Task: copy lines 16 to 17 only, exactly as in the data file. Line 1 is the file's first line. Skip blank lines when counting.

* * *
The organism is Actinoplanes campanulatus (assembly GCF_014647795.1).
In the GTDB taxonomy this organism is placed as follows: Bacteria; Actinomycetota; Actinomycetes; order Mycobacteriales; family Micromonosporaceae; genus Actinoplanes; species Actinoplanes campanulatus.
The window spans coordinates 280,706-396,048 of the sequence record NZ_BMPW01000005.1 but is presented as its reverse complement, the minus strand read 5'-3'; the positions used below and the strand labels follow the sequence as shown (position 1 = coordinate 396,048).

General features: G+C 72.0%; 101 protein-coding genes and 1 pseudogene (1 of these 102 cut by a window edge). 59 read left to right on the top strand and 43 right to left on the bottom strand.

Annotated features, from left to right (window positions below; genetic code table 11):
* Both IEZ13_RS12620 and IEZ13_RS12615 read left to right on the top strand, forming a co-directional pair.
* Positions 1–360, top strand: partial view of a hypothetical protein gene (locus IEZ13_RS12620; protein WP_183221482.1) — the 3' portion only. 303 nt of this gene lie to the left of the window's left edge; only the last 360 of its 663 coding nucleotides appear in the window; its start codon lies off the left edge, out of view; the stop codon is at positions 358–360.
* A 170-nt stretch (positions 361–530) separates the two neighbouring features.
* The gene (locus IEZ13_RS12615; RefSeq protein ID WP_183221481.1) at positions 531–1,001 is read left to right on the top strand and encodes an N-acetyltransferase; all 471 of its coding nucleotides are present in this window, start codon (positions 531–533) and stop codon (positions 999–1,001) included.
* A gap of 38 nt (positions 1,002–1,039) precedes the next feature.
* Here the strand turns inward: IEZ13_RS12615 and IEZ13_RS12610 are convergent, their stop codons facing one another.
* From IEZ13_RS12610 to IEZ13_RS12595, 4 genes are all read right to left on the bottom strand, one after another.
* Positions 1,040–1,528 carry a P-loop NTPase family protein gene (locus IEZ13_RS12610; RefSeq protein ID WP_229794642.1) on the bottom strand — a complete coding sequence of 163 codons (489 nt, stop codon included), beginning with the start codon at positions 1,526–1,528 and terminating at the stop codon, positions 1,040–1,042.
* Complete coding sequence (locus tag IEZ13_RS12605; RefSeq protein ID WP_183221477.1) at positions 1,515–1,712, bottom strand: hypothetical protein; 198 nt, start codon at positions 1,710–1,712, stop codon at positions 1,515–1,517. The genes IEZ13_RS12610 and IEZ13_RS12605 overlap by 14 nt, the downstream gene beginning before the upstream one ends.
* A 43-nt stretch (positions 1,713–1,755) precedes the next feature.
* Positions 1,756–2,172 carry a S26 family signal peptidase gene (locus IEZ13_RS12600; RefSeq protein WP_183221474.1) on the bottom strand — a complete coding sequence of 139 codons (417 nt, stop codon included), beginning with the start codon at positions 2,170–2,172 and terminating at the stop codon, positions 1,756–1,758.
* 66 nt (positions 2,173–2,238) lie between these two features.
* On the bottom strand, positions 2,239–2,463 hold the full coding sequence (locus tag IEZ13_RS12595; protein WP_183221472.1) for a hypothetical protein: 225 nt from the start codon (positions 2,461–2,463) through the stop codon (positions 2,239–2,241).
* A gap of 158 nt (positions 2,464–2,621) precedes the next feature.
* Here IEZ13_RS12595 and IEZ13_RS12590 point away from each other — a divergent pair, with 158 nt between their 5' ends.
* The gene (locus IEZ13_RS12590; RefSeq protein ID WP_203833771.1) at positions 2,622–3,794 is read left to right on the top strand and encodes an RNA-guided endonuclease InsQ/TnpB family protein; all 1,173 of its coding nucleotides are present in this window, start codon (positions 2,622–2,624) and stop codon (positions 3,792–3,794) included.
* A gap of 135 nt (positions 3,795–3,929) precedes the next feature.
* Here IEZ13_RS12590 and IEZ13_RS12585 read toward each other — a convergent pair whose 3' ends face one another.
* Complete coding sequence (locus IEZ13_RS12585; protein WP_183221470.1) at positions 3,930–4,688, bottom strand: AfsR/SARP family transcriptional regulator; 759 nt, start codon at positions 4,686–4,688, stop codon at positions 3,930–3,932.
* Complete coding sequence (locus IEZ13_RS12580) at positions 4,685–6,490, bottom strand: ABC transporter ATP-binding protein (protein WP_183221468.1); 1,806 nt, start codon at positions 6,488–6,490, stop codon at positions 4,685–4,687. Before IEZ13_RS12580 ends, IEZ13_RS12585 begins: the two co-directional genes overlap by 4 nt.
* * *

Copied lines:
* Positions 1,756–2,172 carry a S26 family signal peptidase gene (locus IEZ13_RS12600; RefSeq protein WP_183221474.1) on the bottom strand — a complete coding sequence of 139 codons (417 nt, stop codon included), beginning with the start codon at positions 2,170–2,172 and terminating at the stop codon, positions 1,756–1,758.
* 66 nt (positions 2,173–2,238) lie between these two features.